The reason why I think this emphasis on strategic importance dilutes the force of the argument is that it obfuscates a discussion of why or how coalition-formation’s purpose and significance might indeed exceed the bounds of the strategic as well as the purely political and might even, for some at least, constitute an ethic to which we all, for freestanding reasons, ought to be committed. I say this because it seems to me that there is something about coalition-formation that goes beyond simply strategically cultivating what the late Derrick Bell termed “interest-convergence.” Mayo-Adam herself points out examples of the latter when she describes the interests of apparently ideologically-divergent constituencies – such as, some immigrants’ rights advocates, certain religious folk (some Mormons, in particular), and some fiscal conservatives – converging and resulting in the removal of Sheriff Joe Arpaio from office in Arizona.

Surely, and I think Mayo-Adam will agree with me here, our commitment to coalition-formation is more than just the cultivation of this kind of interest-convergence for strategic and tactical reasons. To be sure, Mayo-Adam is not oblivious to the fact that something larger is at stake. Indeed, in the very lines preceding the discussion on the strategic importance of intersectional translation, she speaks of how coalition fragmentation “hinders the realization of both long- and short-term goals, such as creating solutions that account for the intersectional array of experiences of violent hate crimes and police brutality” (p. 126). Nevertheless, I think a more emphatic articulation of freestanding reasons that ground our commitment toward solidarity that go beyond our strategic needs would have been particularly useful here.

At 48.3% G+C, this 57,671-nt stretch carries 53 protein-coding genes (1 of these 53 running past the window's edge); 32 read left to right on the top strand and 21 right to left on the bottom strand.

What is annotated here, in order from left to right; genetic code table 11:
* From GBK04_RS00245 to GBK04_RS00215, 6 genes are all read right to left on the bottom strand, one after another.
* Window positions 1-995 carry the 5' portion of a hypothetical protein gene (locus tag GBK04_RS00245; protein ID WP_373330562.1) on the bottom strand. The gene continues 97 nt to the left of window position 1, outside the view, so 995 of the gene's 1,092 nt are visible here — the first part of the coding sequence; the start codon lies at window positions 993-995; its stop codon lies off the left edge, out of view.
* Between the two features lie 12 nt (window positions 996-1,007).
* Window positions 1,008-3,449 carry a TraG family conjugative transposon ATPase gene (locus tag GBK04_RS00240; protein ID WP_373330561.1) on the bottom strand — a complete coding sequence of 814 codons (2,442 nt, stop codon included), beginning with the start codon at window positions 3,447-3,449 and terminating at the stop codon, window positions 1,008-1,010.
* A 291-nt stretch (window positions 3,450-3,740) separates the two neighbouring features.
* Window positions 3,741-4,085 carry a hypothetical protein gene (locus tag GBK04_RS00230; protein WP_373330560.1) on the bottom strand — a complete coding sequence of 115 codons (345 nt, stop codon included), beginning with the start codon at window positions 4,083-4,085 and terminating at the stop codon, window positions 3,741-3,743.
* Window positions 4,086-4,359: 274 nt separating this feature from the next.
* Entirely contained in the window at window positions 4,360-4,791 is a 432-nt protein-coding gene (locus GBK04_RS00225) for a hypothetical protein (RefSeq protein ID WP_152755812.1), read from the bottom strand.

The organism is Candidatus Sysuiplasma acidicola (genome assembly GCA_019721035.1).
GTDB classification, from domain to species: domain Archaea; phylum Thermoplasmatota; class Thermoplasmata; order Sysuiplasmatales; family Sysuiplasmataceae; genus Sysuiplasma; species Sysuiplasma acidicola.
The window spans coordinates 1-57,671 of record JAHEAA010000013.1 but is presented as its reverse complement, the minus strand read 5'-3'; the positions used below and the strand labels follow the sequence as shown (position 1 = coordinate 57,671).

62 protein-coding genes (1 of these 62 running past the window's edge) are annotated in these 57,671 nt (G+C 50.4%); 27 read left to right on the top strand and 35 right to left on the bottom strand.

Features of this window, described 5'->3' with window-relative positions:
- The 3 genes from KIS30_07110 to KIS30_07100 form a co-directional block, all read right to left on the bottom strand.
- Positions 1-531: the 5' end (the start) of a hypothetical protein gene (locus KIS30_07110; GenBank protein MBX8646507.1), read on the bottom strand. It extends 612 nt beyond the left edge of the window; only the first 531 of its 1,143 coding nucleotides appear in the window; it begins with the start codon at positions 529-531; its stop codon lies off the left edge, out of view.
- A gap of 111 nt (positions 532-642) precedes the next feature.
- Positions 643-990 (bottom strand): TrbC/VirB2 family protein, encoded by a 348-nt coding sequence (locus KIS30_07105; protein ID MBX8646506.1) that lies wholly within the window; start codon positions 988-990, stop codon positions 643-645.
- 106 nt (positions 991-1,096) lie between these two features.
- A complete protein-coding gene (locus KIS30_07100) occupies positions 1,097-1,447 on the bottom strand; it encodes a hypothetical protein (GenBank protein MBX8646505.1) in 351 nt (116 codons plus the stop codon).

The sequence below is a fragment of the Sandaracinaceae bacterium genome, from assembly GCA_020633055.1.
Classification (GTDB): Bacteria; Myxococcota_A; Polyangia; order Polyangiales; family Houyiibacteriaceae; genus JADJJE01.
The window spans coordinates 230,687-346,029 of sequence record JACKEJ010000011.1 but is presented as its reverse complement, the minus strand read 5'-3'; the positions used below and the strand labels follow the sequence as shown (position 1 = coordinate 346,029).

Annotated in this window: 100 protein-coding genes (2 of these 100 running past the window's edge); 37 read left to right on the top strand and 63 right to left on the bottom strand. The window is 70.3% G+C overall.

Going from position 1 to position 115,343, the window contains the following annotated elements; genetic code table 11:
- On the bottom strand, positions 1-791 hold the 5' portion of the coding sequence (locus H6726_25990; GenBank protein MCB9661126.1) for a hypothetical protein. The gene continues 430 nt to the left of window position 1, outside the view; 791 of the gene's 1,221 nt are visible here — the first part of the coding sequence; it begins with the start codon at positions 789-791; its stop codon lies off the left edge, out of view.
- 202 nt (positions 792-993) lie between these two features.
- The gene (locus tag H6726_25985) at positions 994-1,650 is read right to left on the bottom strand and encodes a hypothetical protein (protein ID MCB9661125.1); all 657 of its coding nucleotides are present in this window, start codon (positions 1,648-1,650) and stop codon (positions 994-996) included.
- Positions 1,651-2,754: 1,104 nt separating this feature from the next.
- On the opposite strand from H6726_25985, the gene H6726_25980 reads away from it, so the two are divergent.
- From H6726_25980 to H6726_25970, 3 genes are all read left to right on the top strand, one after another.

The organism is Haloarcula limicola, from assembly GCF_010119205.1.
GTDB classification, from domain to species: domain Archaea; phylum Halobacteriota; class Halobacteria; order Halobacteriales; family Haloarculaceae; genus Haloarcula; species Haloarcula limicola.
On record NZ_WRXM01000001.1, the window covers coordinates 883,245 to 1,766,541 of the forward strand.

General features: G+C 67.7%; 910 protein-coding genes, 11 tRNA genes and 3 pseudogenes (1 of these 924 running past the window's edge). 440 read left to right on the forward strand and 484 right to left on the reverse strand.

There is also a very useful discussion on the distinction between offensive and defensive rights episodes (p. 58) in the discussion of the Arizona case in Chapter 3. Offensive rights episodes are those in which a rights win is being demanded by a constituency, such as in the case of marriage equality in Washington (Chapter 2). Defensive rights episodes, on the other hand, are those that are created by opponents’ efforts to take away minority rights, such as in the case of SB 1070’s efforts in Arizona to limit privacy and other rights. However, I think this clarification would be more useful if it appeared in Chapter 1 before we read about either the Washington case or the Arizona case.

Finally, there is a fantastic illustration of the difficulties associated with studying intersectionality as a practice (pp. 120-122). This discussion is all the richer because Mayo-Adam correctly points out the multiple meanings as well as linguistic connotations the term has come to be associated with over time. But, one thing Mayo-Adam could have better developed and discussed here is the meaning and use of the term in its original formulation within the subfield of critical legal studies.

© Copyright 2021 by author Cyril Ghosh.